FIGS. 5A and 5B illustrate, respectively an example base station and access terminal that infers and negotiates a flexible reporting directive or configuration.

FIG. 6 is a block diagram of an example embodiment of a transmitter system and a receiver system in MIMO operation that can exploit aspects described in the subject specification.

FIG. 7 is a block diagram that illustrates an example MU-MIMO system.

FIG. 8 presents a flowchart of an example method for exploiting a flexible CQI reporting mechanism in accordance with aspects described in the subject specification.

FIG. 9 presents a flowchart of an example method for exploiting a flexible CQI reporting mechanism.

FIG. 10 is a flowchart of an example method that optimizes a reporting directive or configuration according to aspects set forth in the subject specification.

FIG. 11 illustrates a block diagram of an example system that enables exploiting a flexible CQI reporting according to aspects described herein.

FIG. 12 illustrates a block diagram of an example system that generates a CQI reports based on a policy-based, flexible reporting mechanism, and optimizes and negotiates a CQI reporting directive in accordance with aspects disclosed herein.

DETAILED DESCRIPTION

Various embodiments are now described with reference to the drawings, wherein like reference numerals are used to refer to like elements throughout. In the following description, for purposes of explanation, numerous specific details are set forth in order to provide a thorough understanding of one or more embodiments. It may be evident, however, that such embodiment(s) may be practiced without these specific details. In other instances, well-known structures and devices are shown in block diagram form in order to facilitate describing one or more embodiments.

As used in this application, the terms “component,” “module,” “system,” and the like are intended to refer to a computer-related entity, either hardware, firmware, a combination of hardware and software, software, or software in execution. For example, a component may be, but is not limited to being, a process running on a processor, a processor, an object, an executable, a thread of execution, a program, and/or a computer. By way of illustration, both an application running on a computing device and the computing device can be a component. One or more components can reside within a process and/or thread of execution and a component may be localized on one computer and/or distributed between two or more computers. In addition, these components can execute from various computer readable media having various data structures stored thereon. The components may communicate by way of local and/or remote processes such as in accordance with a signal having one or more data packets (e.g., data from one component interacting with another component in a local system, distributed system, and/or across a network such as the Internet with other systems by way of the signal).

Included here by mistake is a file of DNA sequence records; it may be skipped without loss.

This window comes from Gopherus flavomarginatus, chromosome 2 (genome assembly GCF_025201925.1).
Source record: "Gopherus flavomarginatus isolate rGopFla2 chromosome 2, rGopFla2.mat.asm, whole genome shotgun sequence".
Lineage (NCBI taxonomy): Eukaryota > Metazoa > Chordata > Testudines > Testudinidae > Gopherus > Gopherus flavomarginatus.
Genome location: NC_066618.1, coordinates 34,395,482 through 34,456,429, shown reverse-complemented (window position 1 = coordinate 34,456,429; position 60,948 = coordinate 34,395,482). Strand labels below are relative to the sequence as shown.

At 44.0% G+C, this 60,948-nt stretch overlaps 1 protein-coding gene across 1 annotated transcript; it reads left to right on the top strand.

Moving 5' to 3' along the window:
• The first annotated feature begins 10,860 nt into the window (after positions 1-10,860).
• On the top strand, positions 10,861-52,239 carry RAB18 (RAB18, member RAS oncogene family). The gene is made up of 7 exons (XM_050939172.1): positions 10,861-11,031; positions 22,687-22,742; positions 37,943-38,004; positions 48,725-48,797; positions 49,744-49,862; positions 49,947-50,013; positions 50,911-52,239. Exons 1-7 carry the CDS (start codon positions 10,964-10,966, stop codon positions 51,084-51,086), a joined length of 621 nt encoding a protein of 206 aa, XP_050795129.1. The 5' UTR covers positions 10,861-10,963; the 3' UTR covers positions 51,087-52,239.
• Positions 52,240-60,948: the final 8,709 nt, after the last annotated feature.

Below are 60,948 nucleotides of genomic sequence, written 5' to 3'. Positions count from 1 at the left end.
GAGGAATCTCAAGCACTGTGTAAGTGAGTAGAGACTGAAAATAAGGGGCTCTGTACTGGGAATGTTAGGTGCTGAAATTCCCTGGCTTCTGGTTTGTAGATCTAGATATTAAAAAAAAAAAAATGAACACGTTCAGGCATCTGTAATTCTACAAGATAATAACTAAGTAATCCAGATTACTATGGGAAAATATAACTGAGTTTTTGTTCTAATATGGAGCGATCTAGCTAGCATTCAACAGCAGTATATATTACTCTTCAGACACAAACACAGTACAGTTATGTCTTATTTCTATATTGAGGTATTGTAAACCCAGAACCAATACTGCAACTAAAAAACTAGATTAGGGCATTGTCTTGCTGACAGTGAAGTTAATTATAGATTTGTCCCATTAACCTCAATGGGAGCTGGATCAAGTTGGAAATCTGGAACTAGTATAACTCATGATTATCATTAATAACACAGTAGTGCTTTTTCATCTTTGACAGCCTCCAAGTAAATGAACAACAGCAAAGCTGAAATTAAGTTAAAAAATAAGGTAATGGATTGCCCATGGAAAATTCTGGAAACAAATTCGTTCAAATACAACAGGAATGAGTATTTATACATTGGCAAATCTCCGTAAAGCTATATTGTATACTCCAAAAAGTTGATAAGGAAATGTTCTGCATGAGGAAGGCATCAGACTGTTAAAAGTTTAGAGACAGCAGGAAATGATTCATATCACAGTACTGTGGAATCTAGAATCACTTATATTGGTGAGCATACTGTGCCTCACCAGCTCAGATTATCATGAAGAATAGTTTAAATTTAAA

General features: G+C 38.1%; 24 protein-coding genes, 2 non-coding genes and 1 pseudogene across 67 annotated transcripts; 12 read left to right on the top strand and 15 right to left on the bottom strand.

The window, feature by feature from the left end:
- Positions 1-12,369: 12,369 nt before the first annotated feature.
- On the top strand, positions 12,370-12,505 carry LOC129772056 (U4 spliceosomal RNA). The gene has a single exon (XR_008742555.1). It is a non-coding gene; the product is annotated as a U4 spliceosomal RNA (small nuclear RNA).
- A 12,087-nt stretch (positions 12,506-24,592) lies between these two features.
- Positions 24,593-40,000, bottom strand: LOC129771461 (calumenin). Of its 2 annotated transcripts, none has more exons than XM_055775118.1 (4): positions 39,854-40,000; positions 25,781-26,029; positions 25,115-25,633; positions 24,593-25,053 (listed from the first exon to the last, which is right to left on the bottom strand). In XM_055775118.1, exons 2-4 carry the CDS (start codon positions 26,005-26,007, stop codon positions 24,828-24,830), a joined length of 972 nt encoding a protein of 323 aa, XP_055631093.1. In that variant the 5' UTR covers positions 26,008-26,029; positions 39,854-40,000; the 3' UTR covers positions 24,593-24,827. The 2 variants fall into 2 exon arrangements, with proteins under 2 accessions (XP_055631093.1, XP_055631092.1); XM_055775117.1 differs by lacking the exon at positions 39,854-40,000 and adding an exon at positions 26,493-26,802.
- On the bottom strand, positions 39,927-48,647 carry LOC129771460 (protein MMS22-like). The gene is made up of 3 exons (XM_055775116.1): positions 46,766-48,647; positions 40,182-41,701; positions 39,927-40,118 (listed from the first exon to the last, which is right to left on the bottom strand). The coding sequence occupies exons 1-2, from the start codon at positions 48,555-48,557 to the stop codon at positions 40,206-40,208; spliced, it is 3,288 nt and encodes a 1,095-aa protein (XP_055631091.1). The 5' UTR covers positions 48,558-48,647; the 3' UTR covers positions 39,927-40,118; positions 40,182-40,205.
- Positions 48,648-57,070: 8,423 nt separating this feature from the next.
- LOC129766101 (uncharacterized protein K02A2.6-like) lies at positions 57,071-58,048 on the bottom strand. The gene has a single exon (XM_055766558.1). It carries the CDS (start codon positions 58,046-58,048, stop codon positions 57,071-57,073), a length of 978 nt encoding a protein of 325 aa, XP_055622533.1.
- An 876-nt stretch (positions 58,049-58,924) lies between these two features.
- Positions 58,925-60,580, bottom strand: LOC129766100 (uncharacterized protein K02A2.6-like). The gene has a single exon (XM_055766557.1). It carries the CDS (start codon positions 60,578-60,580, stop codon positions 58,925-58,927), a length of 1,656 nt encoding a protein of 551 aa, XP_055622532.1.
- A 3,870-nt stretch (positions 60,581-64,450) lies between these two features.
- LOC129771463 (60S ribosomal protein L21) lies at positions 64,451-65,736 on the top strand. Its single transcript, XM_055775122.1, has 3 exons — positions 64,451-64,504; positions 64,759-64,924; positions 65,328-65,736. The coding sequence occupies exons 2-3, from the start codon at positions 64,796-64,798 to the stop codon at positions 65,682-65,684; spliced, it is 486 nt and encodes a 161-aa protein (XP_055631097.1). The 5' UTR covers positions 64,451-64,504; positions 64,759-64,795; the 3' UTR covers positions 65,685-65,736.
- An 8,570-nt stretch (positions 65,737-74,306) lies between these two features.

Moreover, the term “or” is intended to mean an inclusive “or” rather than an exclusive “or”. That is, unless specified otherwise, or clear from context, “X employs A or B” is intended to mean any of the natural inclusive permutations. That is, if X employs A; X employs B; or X employs both A and B, then “X employs A or B” is satisfied under any of the foregoing instances. In addition, the articles “a” and “an” as used in this application and the appended claims should generally be construed to mean “one or more” unless specified otherwise or clear from context to be directed to a singular form.